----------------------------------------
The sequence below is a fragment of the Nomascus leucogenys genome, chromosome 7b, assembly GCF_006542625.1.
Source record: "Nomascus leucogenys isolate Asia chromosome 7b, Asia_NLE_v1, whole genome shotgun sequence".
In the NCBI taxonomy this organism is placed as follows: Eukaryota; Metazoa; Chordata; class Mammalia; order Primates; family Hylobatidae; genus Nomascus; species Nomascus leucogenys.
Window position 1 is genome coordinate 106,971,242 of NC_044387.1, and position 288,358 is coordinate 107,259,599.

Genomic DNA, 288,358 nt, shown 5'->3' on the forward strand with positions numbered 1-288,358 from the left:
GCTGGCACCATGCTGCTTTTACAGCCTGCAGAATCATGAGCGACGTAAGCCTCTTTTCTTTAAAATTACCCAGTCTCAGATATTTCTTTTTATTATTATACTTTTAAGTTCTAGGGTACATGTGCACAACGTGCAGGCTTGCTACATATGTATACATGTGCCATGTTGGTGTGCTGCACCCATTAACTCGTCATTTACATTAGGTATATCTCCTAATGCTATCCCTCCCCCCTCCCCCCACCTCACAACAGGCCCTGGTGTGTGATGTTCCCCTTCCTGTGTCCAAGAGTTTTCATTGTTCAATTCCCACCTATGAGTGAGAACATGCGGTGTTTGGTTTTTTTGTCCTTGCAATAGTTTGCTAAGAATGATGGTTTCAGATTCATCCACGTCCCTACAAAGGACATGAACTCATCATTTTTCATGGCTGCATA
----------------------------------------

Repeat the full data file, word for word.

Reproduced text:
The sequence below is a fragment of the Nomascus leucogenys genome, chromosome 7b, assembly GCF_006542625.1.
Source record: "Nomascus leucogenys isolate Asia chromosome 7b, Asia_NLE_v1, whole genome shotgun sequence".
In the NCBI taxonomy this organism is placed as follows: Eukaryota; Metazoa; Chordata; class Mammalia; order Primates; family Hylobatidae; genus Nomascus; species Nomascus leucogenys.
Window position 1 is genome coordinate 106,971,242 of NC_044387.1, and position 288,358 is coordinate 107,259,599.

Genomic DNA, 288,358 nt, shown 5'->3' on the forward strand with positions numbered 1-288,358 from the left:
GCTGGCACCATGCTGCTTTTACAGCCTGCAGAATCATGAGCGACGTAAGCCTCTTTTCTTTAAAATTACCCAGTCTCAGATATTTCTTTTTATTATTATACTTTTAAGTTCTAGGGTACATGTGCACAACGTGCAGGCTTGCTACATATGTATACATGTGCCATGTTGGTGTGCTGCACCCATTAACTCGTCATTTACATTAGGTATATCTCCTAATGCTATCCCTCCCCCCTCCCCCCACCTCACAACAGGCCCTGGTGTGTGATGTTCCCCTTCCTGTGTCCAAGAGTTTTCATTGTTCAATTCCCACCTATGAGTGAGAACATGCGGTGTTTGGTTTTTTTGTCCTTGCAATAGTTTGCTAAGAATGATGGTTTCAGATTCATCCACGTCCCTACAAAGGACATGAACTCATCATTTTTCATGGCTGCATA